"It is generally recognized that the complexity of the world in which we live exceeds our capacity to comprehend it. I have no great new insights to offer. The main source of difficulties is that participants are part of the situation they have to deal with. Confronted by a reality of extreme complexity we are obliged to resort to various methods of simplification-generalizations, dichotomies, metaphors, decision-rules, moral precepts, to mention just a few. These mental constructs take on an existence of their own, further complicating the situation."
Closed society and group stink tends to be dogmatic; open society has a more critical tone.
Group stink is a reflexive feedback loop. It is a vain pursuit of certainty, often falsified by testing or the idea of a new paradigm in valuation. In our markets it has led to a state of uber and almost perma-bullishness over the last few years as the irrational may have been rationalized in a world of fake news. To use Soros' terms, they might claim to be in possession of the truth, but they may be making a false claim.
The bullish feedback loop has become self-reinforcing, but it cannot go on forever because eventually the participants' views will become so far removed from objective reality that the participants ultimately will need to recognize them as unrealistic.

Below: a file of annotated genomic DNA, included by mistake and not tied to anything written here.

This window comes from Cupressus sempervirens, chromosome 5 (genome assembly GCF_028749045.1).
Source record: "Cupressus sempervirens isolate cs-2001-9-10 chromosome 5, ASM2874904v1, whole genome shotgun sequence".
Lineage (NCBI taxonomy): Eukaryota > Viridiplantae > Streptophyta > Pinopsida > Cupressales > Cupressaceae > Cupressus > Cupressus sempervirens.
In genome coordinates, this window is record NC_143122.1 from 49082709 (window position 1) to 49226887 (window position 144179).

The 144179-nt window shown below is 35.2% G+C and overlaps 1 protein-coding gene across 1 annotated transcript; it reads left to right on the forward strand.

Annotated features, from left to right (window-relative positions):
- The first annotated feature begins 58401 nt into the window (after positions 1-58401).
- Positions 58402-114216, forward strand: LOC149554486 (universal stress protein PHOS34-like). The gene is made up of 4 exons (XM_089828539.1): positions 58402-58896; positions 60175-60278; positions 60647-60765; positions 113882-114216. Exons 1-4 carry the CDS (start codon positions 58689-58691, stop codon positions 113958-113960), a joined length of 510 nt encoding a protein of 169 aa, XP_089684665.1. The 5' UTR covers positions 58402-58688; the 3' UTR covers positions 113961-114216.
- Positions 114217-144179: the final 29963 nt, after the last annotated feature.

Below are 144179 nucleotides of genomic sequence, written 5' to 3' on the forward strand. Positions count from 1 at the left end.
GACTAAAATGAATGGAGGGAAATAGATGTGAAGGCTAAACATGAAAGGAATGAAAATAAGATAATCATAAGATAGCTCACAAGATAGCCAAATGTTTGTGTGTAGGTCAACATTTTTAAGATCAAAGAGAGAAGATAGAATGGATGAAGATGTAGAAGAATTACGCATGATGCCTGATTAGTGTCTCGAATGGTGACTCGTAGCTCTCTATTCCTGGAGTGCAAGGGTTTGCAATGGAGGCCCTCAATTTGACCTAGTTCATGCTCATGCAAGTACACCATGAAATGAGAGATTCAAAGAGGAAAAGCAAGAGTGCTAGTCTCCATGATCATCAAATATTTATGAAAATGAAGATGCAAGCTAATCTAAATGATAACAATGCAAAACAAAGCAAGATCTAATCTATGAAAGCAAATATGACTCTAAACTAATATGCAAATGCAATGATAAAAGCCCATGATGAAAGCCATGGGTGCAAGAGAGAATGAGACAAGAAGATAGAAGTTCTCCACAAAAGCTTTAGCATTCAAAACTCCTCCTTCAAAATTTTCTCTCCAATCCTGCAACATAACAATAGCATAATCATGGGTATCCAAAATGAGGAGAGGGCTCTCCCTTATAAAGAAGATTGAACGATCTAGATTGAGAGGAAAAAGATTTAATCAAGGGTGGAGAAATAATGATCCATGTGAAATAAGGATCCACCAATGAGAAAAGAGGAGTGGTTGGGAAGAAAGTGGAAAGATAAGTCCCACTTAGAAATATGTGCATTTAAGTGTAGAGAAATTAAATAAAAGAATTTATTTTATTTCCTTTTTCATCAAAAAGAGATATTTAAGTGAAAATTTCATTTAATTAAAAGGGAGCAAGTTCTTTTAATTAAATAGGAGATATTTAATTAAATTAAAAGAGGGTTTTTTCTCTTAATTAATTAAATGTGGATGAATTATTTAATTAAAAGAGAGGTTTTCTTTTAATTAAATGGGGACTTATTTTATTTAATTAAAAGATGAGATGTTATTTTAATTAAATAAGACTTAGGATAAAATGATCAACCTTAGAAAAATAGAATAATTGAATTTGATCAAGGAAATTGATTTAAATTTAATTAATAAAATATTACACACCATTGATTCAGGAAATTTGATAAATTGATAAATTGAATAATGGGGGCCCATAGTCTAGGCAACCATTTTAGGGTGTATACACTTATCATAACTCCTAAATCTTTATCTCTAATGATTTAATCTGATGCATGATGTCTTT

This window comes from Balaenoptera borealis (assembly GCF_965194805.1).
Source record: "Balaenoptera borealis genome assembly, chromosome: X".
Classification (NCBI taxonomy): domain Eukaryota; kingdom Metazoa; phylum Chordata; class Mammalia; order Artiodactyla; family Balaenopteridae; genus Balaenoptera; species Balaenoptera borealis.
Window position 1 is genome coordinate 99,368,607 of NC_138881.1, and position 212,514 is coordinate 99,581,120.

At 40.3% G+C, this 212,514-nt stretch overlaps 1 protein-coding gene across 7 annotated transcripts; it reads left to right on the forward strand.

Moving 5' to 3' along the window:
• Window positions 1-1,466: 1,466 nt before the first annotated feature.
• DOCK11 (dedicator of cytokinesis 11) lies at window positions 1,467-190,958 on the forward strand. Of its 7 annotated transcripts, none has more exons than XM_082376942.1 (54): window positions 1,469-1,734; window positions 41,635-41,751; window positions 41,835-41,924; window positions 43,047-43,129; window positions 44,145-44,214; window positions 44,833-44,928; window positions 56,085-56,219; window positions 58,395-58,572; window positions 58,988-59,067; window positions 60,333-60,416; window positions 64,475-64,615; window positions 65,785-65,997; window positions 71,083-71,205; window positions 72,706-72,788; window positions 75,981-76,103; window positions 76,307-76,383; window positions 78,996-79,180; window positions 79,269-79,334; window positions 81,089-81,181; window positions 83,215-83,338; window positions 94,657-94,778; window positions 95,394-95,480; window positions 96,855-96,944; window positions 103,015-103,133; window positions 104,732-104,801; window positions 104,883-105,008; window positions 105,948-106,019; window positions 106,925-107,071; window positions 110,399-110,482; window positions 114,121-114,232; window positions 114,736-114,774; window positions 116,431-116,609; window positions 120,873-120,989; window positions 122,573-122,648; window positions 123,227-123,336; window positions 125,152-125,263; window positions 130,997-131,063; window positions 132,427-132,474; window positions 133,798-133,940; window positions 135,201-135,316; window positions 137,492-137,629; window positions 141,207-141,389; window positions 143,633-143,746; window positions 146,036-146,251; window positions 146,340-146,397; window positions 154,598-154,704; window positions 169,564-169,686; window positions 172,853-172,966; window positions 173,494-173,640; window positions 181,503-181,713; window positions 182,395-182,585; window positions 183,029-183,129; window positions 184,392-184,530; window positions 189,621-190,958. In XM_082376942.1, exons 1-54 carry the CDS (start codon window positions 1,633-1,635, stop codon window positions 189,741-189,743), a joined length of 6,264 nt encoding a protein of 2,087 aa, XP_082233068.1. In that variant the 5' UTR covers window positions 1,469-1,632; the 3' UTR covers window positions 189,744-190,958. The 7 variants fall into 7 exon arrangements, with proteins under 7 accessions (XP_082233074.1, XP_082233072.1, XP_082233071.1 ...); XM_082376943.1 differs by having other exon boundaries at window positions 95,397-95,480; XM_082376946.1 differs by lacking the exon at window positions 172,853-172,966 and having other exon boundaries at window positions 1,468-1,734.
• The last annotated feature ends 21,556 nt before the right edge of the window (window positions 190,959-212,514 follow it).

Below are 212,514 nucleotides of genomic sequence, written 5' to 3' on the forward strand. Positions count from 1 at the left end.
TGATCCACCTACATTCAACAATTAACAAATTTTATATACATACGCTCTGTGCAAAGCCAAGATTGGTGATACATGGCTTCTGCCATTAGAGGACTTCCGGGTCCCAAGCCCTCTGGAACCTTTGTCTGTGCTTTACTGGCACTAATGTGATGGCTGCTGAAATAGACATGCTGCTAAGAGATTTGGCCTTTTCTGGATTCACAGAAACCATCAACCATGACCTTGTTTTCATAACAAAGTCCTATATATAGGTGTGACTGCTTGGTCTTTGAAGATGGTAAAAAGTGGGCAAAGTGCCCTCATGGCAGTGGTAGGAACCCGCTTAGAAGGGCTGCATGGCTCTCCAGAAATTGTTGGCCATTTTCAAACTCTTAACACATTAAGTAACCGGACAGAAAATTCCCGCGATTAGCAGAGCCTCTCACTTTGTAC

Today's machine- and algo-aided dynamic disequilibrium or fertile fallacies, whereby the interpretation of reality is distorted, have had what Soros calls a manipulative function and a positive feedback loop that has produced market results that have reinforced those distortions.
Market participants' perceptions and reality progressively may have produced a far-from-equilibrium condition, leading to a climax early yesterday afternoon and a move that shortly will be going in the opposite direction in a self-correcting negative feedback process that brings the market back down and closer to a reflection of the reality I see in the real economy.
As George Soros wrote in "The Alchemy of Finance":
"The alchemists made a mistake in trying to change the nature of base metals by incantation. Instead, they should have focused their attention on the financial markets where they could have succeeded."